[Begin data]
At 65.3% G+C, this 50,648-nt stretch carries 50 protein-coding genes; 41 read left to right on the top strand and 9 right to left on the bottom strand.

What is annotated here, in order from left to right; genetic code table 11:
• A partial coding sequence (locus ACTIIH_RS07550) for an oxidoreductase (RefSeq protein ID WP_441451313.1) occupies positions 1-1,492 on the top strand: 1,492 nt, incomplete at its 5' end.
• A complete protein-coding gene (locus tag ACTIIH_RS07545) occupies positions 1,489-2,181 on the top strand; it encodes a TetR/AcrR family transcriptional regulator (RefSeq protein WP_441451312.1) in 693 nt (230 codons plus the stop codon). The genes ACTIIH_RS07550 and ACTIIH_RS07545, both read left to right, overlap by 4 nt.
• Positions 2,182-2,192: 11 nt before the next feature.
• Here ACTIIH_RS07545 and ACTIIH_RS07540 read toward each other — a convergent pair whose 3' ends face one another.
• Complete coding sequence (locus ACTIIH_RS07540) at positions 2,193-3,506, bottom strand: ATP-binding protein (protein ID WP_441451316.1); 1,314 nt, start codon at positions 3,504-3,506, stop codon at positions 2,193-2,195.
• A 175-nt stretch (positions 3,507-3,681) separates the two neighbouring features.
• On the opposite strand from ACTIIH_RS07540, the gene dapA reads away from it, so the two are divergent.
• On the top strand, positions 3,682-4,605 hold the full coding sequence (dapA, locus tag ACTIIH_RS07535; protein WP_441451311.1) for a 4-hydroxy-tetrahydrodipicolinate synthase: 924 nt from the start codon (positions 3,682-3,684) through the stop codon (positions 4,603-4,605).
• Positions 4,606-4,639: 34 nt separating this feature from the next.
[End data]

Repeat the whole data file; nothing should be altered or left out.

At 65.3% G+C, this 50,648-nt stretch carries 50 protein-coding genes; 41 read left to right on the top strand and 9 right to left on the bottom strand.

What is annotated here, in order from left to right; genetic code table 11:
• A partial coding sequence (locus ACTIIH_RS07550) for an oxidoreductase (RefSeq protein ID WP_441451313.1) occupies positions 1-1,492 on the top strand: 1,492 nt, incomplete at its 5' end.
• A complete protein-coding gene (locus tag ACTIIH_RS07545) occupies positions 1,489-2,181 on the top strand; it encodes a TetR/AcrR family transcriptional regulator (RefSeq protein WP_441451312.1) in 693 nt (230 codons plus the stop codon). The genes ACTIIH_RS07550 and ACTIIH_RS07545, both read left to right, overlap by 4 nt.
• Positions 2,182-2,192: 11 nt before the next feature.
• Here ACTIIH_RS07545 and ACTIIH_RS07540 read toward each other — a convergent pair whose 3' ends face one another.
• Complete coding sequence (locus ACTIIH_RS07540) at positions 2,193-3,506, bottom strand: ATP-binding protein (protein ID WP_441451316.1); 1,314 nt, start codon at positions 3,504-3,506, stop codon at positions 2,193-2,195.
• A 175-nt stretch (positions 3,507-3,681) separates the two neighbouring features.
• On the opposite strand from ACTIIH_RS07540, the gene dapA reads away from it, so the two are divergent.
• On the top strand, positions 3,682-4,605 hold the full coding sequence (dapA, locus tag ACTIIH_RS07535; protein WP_441451311.1) for a 4-hydroxy-tetrahydrodipicolinate synthase: 924 nt from the start codon (positions 3,682-3,684) through the stop codon (positions 4,603-4,605).
• Positions 4,606-4,639: 34 nt separating this feature from the next.